Michael Don Micheaux, Petitioner-appellant, v. James A. Collins, Director, Texas Department of Criminaljustice, Institutional Division, Respondent-appellee, 944 F.2d 231 (5th Cir. 1991)

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US Court of Appeals for the Fifth Circuit - 944 F.2d 231 (5th Cir. 1991) Oct. 9, 1991

Ann E. Webb, Vinson & Elkins, Houston, Tex. (Court-appointed), for petitioner-appellant.

Andrea L. March, Asst. Atty. Gen., Jim Mattox, Atty. Gen., M.H. Montelongo, Asst. Atty. Gen., Austin, Tex., for respondent-appellee.

Appeal from the United States District Court for the Southern District of Texas.

Before CLARK, Chief Judge, THORNBERRY, POLITZ, GARWOOD, JOLLY, HIGGINBOTHAM, DAVIS, JONES, SMITH, DUHE, BARKSDALE and EMILIO M. GARZA, Circuit Judges.* 

PER CURIAM:


The court having heard and considered this case en banc, we now affirm the district court's denial of habeas relief. However, the panel opinion, Micheaux v. Collins, 911 F.2d 1083 (5th Cir. 1990), remains vacated pursuant to Fifth Circuit Local Rule 41.3 and our Internal Operating Procedure following Fed.R.App.Proc. 35.

The petitioner asserts that the convicting court's misinformation about the sentence he could receive following his guilty plea rendered the plea involuntary and unintelligent. On remand from a previous unpublished opinion of this court, however, the magistrate judge conducted an evidentiary hearing and found that under the totality of the circumstances, petitioner's plea was voluntary. McMann v. Richardson, 397 U.S. 759, 765, 90 S. Ct. 1441, 1446, 25 L. Ed. 2d 763 (1970). The district court adopted this analysis and denied relief.

Petitioner now contends that as a federal habeas court, we are bound under 28 U.S.C. § 2254(d) to accept the state habeas trial court's "proposed findings" that if Micheaux had been told of a fifteen-year minimum sentence he would not have pled guilty and would have insisted on going to trial. In the unusual circumstances of this case, we disagree. Not only were the "proposed findings" not adopted nor incorporated in the action of the Texas Court of Criminal Appeals, they are directly inconsistent with that court's peremptory denial of relief.1  We conclude that those proposed findings did not survive scrutiny by the Texas Court of Criminal Appeals, the final decisionmaker in Texas habeas cases. See Texas Code Crim.Proc.Ann. art. 11.07, § 3.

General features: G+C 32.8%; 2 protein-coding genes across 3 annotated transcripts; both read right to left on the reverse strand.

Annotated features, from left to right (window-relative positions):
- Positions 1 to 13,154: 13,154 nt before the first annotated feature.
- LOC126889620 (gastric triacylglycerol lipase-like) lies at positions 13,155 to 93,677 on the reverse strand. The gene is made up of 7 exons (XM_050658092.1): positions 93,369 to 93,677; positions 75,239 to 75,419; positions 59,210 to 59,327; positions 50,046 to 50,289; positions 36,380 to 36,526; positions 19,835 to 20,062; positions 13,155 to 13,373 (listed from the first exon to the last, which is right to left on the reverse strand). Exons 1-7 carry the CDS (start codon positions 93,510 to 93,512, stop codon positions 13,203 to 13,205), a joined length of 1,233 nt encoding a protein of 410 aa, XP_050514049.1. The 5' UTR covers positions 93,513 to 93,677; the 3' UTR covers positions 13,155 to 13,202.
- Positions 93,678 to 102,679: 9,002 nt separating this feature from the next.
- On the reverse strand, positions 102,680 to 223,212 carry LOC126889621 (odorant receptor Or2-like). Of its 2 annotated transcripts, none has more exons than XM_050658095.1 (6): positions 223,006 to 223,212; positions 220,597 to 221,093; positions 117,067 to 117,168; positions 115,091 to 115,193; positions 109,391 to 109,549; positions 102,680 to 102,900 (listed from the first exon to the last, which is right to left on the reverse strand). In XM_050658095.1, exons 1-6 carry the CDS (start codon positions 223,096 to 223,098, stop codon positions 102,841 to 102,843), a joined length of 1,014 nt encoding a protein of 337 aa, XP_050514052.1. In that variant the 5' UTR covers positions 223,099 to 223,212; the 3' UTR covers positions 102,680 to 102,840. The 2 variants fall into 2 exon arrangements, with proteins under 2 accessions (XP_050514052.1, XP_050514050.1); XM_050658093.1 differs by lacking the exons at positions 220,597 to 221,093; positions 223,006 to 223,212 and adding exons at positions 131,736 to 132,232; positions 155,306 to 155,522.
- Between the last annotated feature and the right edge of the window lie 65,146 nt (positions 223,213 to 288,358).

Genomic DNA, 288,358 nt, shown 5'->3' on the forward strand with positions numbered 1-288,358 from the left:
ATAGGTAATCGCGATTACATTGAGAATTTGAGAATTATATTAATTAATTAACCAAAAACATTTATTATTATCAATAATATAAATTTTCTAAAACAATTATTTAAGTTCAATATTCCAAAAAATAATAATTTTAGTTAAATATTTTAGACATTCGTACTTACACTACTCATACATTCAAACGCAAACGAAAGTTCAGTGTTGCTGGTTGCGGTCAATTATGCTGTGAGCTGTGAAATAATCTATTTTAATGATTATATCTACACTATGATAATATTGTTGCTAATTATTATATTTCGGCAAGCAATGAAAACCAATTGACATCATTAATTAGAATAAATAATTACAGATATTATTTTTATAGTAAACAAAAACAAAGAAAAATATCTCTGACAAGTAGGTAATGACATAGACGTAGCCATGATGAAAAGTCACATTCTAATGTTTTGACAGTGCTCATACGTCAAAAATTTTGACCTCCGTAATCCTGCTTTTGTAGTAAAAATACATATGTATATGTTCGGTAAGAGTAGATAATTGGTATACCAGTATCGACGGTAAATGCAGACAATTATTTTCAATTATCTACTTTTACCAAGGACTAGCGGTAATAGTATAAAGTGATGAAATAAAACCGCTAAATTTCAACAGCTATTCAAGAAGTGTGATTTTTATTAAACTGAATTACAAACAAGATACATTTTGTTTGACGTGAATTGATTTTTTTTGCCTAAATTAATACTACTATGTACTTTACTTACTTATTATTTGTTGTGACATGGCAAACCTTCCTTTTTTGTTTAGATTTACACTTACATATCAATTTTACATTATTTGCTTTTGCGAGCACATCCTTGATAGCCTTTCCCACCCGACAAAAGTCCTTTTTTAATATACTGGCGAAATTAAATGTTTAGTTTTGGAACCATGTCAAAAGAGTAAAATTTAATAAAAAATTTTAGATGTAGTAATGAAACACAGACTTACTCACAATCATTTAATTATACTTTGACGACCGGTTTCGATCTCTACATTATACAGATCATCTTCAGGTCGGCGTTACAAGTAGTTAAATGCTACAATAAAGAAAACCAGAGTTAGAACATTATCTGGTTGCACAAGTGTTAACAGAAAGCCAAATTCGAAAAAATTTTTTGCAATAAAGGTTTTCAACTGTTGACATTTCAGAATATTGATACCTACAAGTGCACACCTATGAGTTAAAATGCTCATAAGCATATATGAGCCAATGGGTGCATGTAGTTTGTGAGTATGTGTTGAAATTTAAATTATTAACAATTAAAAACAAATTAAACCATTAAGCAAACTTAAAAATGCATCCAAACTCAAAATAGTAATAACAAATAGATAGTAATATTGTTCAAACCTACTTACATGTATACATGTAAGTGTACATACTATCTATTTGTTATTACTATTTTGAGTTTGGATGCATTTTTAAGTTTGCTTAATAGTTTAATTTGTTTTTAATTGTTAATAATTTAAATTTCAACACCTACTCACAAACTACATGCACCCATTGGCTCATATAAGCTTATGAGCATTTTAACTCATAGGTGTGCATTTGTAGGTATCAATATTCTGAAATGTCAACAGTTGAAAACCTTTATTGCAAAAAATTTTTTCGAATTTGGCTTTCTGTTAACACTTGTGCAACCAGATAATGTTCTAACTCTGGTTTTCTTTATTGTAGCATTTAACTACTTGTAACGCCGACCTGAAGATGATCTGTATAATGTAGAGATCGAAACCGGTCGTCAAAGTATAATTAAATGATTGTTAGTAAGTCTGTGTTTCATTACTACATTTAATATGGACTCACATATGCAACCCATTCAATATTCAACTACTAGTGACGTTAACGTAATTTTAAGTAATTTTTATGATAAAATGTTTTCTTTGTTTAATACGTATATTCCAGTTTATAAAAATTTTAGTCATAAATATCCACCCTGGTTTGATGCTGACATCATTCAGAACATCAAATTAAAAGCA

In these circumstances, it was proper for the federal court to conduct a hearing de novo on the voluntariness of Micheaux's guilty plea. We have reviewed its conclusions, both on the voluntariness issue and the related claim of ineffective counsel, and we agree with it.

The judgment of the district court is AFFIRMED.

 *

Judge Thomas Gibbs Gee was a member of the panel that decided this case but resigned from the Court on February 1, 1991 and, therefore, did not participate in this decision. Judges King and Wiener are recused, and, therefore, did not participate in this decision

 1

This case is thus distinguishable from Craker v. Procunier, 756 F.2d 1212, 1213 (5th Cir. 1985), aff'd. foll. rem., Craker v. McCotter, 805 F.2d 538 (5th Cir. 1986), in which the Texas Court of Criminal Appeals "did not reject the factual findings of the state [trial] court; it merely held that the facts as found did not entitle Craker to relief." 756 F.2d at 1214 (emphasis added)